A two-mile expansion of Zionsville’s primary hiking and biking trail is a step closer to a continuous 30-mile trail through Boone and Clinton Counties.
The Big-4 Trail runs in the corridor of the old Louisville-to-Chicago Big-4 Railroad, past the current Zionsville town hall. A two-million-dollar grant from the state’s Next Level Trails fund roughly doubles the Zionsville portion of the trail, adding a mile to either end and connecting it to the new Overley-Worman Park.
The state announced another round of grants next month, including money for both Zionsville and Whitestown to close the final two-mile gap in the trail between the two cities. That round of grants also includes money for Lebanon and Colfax, which eventually will create an unbroken 30-mile trail ending in Zionsville.
In all, Governor Holcomb has earmarked 150-million dollars to expand Indiana’s 510-mile trail network. The latest round of grants will add another 165 miles to that total.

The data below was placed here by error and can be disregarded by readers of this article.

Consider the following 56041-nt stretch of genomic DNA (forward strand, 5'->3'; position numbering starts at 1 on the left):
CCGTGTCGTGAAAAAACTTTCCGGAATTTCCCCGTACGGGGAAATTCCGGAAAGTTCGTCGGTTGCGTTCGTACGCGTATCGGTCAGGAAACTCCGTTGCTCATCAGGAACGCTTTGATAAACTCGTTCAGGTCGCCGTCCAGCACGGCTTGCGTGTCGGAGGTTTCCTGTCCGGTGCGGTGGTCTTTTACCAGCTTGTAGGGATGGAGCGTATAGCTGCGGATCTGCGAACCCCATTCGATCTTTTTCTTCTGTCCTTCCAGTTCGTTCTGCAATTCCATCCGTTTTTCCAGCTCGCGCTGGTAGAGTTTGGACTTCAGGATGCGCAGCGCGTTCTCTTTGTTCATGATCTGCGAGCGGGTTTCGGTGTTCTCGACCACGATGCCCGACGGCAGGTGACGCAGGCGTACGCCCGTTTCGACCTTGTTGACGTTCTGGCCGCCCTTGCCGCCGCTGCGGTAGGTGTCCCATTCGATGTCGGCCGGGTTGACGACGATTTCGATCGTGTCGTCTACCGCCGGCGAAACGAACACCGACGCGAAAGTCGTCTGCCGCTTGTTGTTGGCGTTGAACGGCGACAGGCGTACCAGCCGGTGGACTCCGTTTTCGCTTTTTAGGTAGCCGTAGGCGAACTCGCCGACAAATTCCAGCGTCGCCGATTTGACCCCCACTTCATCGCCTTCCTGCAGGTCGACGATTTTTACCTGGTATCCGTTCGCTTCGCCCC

Holcomb has announced a goal of having every Hoosier within five miles of a trail. He says he regularly hears from legislators and mayors urging the state to go even further than it has in funding trail expansions.
Rails to Trails Conservancy president Ryan Chao says Indiana has gone over the last 30 years from one of the least trail-friendly states to one of the most. He presented Holcomb with the group’s annual Rail-Trail Champions award.
Chao says the conservancy is more than halfway to its goal of creating a fully connected, coast-to-coast network of the nation’s 25-thousand miles of disused rail corridors. He says making those connections of trail segments increases trail use by 40-to-80-percent.
Holcomb and Zionsville Mayor Emily Styron both say a connected trail network not only boosts economic development by attracting businesse and workers, but creates a greater sense of community, through trail users who meet along the trail, and by linking cities to each other.